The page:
Every time I had to do something I didn't want, or complained that life wasn't fair, or I don't even remember what, my dad told me the same thing.
"It builds character."
Well, by the time I sat down to write, you'd think I'd have a whole slew of experience at building characters, what with all that practice I had growing up.
We all love characters who are characters. Quirky, flawed, and recognizably human heroes and villains that live on in our memories after the last page has been turned.
Those are the men I want to create in the pages of my stories.
Men to make readers sigh, and chuckle, and blush, and say "Oh my god, he didn't...he did."
The other day I received an email that I admit I still haven't completely read- mostly because many parts of it needed to be mulled over.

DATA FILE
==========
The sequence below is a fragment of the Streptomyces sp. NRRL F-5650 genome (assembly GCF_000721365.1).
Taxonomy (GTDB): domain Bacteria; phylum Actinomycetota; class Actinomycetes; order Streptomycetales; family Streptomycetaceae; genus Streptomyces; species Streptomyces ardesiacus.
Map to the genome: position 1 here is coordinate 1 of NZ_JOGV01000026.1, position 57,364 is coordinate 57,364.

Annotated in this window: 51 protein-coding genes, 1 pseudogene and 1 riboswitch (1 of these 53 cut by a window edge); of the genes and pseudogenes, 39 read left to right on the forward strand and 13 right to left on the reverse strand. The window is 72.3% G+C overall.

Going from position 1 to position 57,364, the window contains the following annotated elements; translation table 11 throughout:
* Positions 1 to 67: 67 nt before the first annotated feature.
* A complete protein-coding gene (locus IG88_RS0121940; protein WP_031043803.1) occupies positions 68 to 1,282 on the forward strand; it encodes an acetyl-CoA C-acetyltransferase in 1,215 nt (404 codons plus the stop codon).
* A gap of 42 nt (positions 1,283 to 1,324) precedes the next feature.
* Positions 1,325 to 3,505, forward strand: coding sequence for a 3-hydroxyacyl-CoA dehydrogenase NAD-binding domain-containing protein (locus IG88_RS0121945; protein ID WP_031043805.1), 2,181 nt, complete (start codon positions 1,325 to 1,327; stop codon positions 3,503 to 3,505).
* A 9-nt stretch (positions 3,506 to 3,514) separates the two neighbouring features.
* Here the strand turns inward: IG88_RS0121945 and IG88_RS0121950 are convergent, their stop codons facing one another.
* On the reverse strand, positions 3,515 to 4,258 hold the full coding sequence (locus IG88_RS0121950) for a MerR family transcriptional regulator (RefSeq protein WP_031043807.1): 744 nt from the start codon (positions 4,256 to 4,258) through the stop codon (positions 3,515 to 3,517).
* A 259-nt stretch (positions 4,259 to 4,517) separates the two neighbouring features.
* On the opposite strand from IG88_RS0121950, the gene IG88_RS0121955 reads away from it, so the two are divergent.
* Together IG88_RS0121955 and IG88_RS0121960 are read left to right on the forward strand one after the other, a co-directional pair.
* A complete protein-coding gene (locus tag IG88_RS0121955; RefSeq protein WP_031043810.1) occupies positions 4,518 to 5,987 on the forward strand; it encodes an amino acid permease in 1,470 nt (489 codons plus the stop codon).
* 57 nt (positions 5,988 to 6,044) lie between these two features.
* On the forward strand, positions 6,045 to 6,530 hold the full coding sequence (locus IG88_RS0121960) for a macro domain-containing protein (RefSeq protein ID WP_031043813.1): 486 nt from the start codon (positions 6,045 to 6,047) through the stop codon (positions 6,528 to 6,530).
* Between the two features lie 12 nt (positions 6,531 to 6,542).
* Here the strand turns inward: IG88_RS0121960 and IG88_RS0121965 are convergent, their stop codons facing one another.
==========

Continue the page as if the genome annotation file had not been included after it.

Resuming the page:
So far these are my favorites:
Even if you find the bad guy generally repulsive, you need to be able to put yourself so thoroughly into his shoes while you’re writing him that, just for those moments, you almost believe his slant yourself.— K.M. Weiland, quote from Maybe Your Bad Guy Is RIGHT!
Great fiction is fueled by bad decisions and human weakness.— Kristen Lamb, quote from Great Characters–The Beating Heart of Great Fiction
Don’t just use visual details, but also include kinesthetic details, or how the character moves. Graceful, limping, stutter-step, lumbers, waddles, stomps.—Darcy Pattison, quote from 5 Tips on Character Descriptions
What about you? Do you have any favorite advice for creating great characters?
I'm going to keep reading the article, but I just wanted to pause and share - and I admit, I'm making notes for how I can improve my characters in my current WIP.